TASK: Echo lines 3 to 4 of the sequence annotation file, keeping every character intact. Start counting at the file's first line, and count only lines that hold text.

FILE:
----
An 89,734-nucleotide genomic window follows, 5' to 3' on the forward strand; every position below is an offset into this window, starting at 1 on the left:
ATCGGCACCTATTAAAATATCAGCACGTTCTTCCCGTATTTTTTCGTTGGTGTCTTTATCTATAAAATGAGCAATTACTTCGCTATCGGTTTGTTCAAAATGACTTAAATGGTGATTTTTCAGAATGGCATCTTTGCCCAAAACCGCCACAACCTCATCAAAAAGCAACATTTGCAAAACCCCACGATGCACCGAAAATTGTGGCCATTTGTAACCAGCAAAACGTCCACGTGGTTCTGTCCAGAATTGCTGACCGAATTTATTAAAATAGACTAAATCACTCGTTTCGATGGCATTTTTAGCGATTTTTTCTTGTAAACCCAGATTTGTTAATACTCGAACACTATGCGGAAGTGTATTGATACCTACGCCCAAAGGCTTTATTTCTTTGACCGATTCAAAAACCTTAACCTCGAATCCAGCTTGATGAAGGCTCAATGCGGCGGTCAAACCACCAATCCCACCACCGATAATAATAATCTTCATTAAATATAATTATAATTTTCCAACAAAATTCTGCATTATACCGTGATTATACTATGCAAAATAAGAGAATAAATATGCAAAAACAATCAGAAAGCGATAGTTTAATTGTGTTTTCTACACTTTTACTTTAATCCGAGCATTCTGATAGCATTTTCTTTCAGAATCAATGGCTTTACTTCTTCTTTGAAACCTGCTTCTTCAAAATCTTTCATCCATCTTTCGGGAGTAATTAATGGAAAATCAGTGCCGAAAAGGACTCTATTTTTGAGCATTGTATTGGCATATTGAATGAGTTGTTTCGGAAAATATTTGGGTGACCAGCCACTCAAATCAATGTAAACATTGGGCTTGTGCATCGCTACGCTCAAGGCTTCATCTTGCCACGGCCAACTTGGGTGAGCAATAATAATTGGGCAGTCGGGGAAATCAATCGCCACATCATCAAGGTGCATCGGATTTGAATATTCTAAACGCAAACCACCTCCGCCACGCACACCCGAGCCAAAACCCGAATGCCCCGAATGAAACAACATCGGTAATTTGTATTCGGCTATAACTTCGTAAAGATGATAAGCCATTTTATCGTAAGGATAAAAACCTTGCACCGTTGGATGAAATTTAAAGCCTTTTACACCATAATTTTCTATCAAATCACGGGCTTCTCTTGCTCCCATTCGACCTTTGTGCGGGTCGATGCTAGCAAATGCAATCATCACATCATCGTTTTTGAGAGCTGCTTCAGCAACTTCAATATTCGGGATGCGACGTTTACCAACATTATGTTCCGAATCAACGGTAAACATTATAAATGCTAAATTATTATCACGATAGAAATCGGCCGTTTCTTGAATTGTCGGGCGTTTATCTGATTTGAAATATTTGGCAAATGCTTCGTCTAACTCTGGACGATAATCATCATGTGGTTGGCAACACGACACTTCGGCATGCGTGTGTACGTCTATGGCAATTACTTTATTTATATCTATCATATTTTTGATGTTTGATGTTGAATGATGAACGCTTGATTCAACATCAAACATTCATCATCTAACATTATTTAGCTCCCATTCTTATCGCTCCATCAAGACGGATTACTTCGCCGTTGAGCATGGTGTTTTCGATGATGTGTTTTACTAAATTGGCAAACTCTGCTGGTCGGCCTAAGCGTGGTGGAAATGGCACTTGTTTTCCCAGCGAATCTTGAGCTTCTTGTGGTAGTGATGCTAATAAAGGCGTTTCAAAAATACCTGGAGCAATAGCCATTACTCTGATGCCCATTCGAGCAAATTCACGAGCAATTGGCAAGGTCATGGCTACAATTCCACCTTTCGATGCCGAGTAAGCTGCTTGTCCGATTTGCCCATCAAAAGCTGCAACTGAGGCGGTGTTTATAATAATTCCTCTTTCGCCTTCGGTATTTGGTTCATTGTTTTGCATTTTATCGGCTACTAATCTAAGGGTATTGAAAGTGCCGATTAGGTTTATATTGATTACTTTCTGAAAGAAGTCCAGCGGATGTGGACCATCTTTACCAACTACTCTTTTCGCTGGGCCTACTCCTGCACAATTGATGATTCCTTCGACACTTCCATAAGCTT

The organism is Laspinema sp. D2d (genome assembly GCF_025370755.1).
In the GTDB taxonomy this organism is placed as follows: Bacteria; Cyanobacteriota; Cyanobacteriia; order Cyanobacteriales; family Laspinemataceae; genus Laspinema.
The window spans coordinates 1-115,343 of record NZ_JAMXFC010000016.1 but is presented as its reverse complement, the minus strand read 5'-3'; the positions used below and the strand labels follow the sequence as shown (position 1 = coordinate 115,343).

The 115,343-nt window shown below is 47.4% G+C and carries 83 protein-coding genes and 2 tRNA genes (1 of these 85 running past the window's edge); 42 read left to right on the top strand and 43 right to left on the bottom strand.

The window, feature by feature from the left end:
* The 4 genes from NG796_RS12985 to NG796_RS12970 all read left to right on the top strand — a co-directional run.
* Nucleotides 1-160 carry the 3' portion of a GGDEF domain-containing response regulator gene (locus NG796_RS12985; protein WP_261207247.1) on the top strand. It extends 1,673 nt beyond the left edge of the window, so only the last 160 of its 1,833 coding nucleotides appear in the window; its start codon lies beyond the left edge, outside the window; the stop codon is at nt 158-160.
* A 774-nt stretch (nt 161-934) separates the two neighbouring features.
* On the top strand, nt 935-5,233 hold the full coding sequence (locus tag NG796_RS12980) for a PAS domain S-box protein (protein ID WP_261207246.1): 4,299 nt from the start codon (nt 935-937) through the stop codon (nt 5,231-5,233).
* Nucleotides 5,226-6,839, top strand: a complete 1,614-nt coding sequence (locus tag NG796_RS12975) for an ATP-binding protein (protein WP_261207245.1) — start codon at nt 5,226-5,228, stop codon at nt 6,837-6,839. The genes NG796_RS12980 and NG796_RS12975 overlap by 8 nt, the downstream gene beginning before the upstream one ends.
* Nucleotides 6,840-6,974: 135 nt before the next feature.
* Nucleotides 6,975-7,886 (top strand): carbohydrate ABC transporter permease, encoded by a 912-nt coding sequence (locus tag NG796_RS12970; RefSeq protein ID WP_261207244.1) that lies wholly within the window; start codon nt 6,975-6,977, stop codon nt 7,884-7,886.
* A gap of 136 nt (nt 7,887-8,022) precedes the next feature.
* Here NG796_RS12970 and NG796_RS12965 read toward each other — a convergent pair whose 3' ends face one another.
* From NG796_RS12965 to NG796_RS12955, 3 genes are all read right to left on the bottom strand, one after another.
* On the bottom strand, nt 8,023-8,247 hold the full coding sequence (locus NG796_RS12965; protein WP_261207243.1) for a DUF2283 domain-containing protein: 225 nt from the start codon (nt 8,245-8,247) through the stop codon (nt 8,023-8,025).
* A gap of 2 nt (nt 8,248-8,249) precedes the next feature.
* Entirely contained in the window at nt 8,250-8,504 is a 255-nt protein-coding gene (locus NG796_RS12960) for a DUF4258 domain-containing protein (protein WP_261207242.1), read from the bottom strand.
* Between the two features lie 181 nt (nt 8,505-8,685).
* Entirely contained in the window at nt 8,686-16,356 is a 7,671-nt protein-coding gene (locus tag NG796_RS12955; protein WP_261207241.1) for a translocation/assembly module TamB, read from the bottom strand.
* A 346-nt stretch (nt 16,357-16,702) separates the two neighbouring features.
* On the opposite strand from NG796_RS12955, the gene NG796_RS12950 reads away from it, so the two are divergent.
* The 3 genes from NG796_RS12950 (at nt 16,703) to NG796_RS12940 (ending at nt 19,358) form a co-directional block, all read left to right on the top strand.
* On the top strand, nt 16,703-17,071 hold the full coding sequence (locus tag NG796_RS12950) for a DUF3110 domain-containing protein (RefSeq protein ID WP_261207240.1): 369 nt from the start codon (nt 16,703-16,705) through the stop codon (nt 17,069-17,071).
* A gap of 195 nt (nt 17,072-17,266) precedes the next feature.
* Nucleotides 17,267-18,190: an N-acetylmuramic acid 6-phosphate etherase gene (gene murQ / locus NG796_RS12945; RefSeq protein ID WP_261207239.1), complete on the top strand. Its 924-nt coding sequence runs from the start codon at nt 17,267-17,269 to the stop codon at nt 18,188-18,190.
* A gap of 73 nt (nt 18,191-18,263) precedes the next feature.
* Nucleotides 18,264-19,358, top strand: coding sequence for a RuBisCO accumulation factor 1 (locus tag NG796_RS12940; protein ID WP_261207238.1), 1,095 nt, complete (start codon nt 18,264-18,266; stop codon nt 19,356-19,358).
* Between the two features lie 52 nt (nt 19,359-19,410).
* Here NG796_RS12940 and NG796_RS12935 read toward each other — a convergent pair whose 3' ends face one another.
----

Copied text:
The organism is Laspinema sp. D2d (genome assembly GCF_025370755.1).
In the GTDB taxonomy this organism is placed as follows: Bacteria; Cyanobacteriota; Cyanobacteriia; order Cyanobacteriales; family Laspinemataceae; genus Laspinema.